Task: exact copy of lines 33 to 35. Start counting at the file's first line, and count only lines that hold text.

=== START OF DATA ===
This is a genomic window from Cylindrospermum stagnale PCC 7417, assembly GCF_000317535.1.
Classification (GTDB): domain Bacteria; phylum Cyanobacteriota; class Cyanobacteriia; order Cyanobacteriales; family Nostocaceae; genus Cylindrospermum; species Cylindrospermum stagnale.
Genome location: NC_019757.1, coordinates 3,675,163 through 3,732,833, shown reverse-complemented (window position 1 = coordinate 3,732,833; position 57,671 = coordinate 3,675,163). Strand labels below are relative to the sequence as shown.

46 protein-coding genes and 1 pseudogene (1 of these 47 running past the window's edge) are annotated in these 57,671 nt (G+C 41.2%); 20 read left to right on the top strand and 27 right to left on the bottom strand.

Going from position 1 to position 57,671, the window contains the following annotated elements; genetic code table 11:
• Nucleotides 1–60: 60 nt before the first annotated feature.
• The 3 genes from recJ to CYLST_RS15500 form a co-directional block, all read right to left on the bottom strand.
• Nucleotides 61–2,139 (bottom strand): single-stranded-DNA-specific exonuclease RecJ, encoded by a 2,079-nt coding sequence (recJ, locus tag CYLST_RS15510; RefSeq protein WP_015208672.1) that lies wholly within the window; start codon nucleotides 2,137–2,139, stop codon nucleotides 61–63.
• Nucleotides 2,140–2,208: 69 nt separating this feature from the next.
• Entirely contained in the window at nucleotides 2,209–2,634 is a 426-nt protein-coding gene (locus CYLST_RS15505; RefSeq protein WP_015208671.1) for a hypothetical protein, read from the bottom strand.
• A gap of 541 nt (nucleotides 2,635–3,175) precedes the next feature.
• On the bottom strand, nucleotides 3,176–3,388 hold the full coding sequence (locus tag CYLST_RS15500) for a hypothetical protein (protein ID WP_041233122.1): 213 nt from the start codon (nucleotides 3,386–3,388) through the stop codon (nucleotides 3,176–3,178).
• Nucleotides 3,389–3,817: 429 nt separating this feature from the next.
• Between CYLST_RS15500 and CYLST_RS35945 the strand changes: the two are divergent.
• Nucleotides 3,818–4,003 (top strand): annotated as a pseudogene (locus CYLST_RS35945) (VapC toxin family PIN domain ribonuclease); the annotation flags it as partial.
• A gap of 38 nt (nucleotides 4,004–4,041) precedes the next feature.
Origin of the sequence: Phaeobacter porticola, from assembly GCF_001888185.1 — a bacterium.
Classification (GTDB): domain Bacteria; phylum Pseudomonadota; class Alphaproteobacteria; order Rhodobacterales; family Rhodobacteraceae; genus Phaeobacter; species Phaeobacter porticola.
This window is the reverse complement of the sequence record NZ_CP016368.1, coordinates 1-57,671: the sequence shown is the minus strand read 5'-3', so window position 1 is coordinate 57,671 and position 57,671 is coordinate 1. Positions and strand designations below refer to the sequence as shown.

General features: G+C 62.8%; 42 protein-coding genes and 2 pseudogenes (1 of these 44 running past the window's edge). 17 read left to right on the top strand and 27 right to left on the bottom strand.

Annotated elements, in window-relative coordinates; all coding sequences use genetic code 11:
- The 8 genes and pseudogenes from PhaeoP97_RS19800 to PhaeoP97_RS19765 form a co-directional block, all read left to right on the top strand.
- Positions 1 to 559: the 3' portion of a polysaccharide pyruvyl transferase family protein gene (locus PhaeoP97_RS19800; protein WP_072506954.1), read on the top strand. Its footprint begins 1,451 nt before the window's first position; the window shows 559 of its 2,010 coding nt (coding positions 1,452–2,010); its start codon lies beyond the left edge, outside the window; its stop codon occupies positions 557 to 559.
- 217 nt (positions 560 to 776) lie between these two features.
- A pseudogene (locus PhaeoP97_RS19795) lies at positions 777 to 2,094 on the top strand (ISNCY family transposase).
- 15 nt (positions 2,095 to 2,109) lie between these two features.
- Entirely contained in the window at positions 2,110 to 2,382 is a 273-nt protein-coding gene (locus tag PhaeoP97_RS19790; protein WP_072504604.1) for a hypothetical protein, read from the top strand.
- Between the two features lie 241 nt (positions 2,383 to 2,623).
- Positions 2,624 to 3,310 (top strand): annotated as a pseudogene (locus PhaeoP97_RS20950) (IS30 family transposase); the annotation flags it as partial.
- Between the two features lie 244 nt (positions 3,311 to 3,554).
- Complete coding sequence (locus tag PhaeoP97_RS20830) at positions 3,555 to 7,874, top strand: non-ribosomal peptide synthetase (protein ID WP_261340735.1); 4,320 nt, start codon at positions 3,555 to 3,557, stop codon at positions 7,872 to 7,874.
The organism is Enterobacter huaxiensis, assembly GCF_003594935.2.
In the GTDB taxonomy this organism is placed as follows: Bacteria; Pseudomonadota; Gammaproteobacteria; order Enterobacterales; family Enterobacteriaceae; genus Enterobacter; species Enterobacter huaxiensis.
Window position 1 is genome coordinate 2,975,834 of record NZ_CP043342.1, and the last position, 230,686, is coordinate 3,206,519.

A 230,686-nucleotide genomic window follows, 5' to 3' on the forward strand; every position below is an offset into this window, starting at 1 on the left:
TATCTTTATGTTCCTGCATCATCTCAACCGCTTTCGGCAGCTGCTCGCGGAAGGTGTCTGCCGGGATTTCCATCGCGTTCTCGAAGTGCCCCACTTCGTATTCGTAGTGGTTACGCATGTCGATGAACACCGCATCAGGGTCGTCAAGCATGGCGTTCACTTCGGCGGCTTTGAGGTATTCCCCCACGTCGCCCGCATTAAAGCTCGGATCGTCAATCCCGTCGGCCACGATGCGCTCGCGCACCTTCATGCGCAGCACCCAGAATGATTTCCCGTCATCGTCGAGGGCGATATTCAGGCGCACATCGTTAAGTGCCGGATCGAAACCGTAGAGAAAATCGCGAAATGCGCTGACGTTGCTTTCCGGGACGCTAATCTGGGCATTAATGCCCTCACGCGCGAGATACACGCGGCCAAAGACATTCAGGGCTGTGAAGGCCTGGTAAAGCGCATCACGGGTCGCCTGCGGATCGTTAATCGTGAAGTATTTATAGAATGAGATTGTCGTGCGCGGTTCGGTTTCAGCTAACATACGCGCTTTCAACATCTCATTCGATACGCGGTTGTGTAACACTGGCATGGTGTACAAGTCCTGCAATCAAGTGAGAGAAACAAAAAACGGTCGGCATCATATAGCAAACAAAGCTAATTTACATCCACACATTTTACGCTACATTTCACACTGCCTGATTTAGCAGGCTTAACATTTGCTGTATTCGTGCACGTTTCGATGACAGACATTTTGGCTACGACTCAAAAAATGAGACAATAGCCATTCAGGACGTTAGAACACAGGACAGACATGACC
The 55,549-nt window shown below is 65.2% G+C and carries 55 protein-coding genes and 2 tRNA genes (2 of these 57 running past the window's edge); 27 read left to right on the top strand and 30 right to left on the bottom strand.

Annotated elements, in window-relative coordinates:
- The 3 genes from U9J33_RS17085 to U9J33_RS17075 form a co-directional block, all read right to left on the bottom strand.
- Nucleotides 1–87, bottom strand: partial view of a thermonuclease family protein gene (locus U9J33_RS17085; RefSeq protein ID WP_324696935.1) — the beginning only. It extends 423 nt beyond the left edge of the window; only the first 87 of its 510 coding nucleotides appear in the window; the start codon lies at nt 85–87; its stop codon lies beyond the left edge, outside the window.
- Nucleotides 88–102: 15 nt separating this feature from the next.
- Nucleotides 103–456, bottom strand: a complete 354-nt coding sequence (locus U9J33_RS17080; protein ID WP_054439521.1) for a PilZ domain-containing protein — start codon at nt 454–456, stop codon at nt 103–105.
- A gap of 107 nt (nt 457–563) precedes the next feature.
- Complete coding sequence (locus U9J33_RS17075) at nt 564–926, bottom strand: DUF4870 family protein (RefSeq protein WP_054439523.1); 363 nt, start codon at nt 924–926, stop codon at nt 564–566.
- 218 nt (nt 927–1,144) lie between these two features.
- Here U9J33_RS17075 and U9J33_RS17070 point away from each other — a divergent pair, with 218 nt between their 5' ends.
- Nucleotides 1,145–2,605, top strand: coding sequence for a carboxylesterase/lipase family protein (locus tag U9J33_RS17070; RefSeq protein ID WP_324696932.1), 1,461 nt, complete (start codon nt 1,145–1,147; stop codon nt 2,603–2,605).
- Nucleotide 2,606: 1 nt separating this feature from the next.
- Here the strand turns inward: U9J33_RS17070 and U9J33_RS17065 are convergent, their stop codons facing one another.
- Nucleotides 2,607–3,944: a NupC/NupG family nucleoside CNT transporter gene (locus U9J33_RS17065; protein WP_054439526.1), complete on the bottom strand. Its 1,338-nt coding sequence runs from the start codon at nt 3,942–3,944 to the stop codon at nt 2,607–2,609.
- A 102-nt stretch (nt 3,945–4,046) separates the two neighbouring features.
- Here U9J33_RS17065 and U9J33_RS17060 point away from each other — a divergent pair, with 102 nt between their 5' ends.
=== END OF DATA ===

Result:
In the GTDB taxonomy this organism is placed as follows: Bacteria; Pseudomonadota; Gammaproteobacteria; order Enterobacterales; family Enterobacteriaceae; genus Enterobacter; species Enterobacter huaxiensis.
Window position 1 is genome coordinate 2,975,834 of record NZ_CP043342.1, and the last position, 230,686, is coordinate 3,206,519.

A 230,686-nucleotide genomic window follows, 5' to 3' on the forward strand; every position below is an offset into this window, starting at 1 on the left: